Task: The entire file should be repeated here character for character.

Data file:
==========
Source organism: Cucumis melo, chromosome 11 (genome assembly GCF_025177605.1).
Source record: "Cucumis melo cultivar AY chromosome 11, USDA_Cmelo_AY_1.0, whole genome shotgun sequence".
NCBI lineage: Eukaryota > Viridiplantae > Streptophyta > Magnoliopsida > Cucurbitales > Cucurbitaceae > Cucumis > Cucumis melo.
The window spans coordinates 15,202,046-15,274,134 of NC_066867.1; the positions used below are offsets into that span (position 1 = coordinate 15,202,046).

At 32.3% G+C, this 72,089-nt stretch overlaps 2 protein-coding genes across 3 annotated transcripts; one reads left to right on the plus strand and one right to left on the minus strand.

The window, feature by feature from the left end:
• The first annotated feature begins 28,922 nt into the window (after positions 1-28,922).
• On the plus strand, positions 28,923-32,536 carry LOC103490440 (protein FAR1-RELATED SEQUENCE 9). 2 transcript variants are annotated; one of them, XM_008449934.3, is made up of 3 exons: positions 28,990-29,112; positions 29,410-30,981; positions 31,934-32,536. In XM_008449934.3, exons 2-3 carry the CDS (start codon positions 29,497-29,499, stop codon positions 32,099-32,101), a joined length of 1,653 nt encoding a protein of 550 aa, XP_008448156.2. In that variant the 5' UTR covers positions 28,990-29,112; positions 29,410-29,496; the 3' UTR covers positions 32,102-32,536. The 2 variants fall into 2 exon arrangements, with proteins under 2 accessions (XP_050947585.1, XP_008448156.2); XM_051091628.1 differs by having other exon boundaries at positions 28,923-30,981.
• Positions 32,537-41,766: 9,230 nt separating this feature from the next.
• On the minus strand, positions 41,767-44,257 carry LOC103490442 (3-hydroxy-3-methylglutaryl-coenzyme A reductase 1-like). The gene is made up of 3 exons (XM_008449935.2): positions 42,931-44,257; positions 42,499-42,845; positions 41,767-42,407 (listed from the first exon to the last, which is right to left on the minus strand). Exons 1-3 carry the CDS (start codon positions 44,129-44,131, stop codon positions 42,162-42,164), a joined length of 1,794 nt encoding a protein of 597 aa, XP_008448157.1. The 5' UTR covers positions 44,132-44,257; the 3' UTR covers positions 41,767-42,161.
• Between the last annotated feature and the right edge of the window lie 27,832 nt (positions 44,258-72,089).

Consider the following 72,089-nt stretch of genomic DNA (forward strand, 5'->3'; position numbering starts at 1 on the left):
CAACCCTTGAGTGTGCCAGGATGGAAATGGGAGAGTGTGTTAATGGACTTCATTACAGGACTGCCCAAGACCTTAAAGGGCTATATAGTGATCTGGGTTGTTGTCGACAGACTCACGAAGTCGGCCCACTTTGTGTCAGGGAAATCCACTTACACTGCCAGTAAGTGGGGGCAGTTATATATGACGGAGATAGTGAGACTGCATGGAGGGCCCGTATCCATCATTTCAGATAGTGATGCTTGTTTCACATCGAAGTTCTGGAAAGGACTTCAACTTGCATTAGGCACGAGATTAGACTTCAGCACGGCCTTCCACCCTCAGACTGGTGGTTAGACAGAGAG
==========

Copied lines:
Source organism: Cucumis melo, chromosome 11 (genome assembly GCF_025177605.1).
Source record: "Cucumis melo cultivar AY chromosome 11, USDA_Cmelo_AY_1.0, whole genome shotgun sequence".
NCBI lineage: Eukaryota > Viridiplantae > Streptophyta > Magnoliopsida > Cucurbitales > Cucurbitaceae > Cucumis > Cucumis melo.
The window spans coordinates 15,202,046-15,274,134 of NC_066867.1; the positions used below are offsets into that span (position 1 = coordinate 15,202,046).

At 32.3% G+C, this 72,089-nt stretch overlaps 2 protein-coding genes across 3 annotated transcripts; one reads left to right on the plus strand and one right to left on the minus strand.

The window, feature by feature from the left end:
• The first annotated feature begins 28,922 nt into the window (after positions 1-28,922).
• On the plus strand, positions 28,923-32,536 carry LOC103490440 (protein FAR1-RELATED SEQUENCE 9). 2 transcript variants are annotated; one of them, XM_008449934.3, is made up of 3 exons: positions 28,990-29,112; positions 29,410-30,981; positions 31,934-32,536. In XM_008449934.3, exons 2-3 carry the CDS (start codon positions 29,497-29,499, stop codon positions 32,099-32,101), a joined length of 1,653 nt encoding a protein of 550 aa, XP_008448156.2. In that variant the 5' UTR covers positions 28,990-29,112; positions 29,410-29,496; the 3' UTR covers positions 32,102-32,536. The 2 variants fall into 2 exon arrangements, with proteins under 2 accessions (XP_050947585.1, XP_008448156.2); XM_051091628.1 differs by having other exon boundaries at positions 28,923-30,981.
• Positions 32,537-41,766: 9,230 nt separating this feature from the next.
• On the minus strand, positions 41,767-44,257 carry LOC103490442 (3-hydroxy-3-methylglutaryl-coenzyme A reductase 1-like). The gene is made up of 3 exons (XM_008449935.2): positions 42,931-44,257; positions 42,499-42,845; positions 41,767-42,407 (listed from the first exon to the last, which is right to left on the minus strand). Exons 1-3 carry the CDS (start codon positions 44,129-44,131, stop codon positions 42,162-42,164), a joined length of 1,794 nt encoding a protein of 597 aa, XP_008448157.1. The 5' UTR covers positions 44,132-44,257; the 3' UTR covers positions 41,767-42,161.
• Between the last annotated feature and the right edge of the window lie 27,832 nt (positions 44,258-72,089).

Consider the following 72,089-nt stretch of genomic DNA (forward strand, 5'->3'; position numbering starts at 1 on the left):
CAACCCTTGAGTGTGCCAGGATGGAAATGGGAGAGTGTGTTAATGGACTTCATTACAGGACTGCCCAAGACCTTAAAGGGCTATATAGTGATCTGGGTTGTTGTCGACAGACTCACGAAGTCGGCCCACTTTGTGTCAGGGAAATCCACTTACACTGCCAGTAAGTGGGGGCAGTTATATATGACGGAGATAGTGAGACTGCATGGAGGGCCCGTATCCATCATTTCAGATAGTGATGCTTGTTTCACATCGAAGTTCTGGAAAGGACTTCAACTTGCATTAGGCACGAGATTAGACTTCAGCACGGCCTTCCACCCTCAGACTGGTGGTTAGACAGAGAG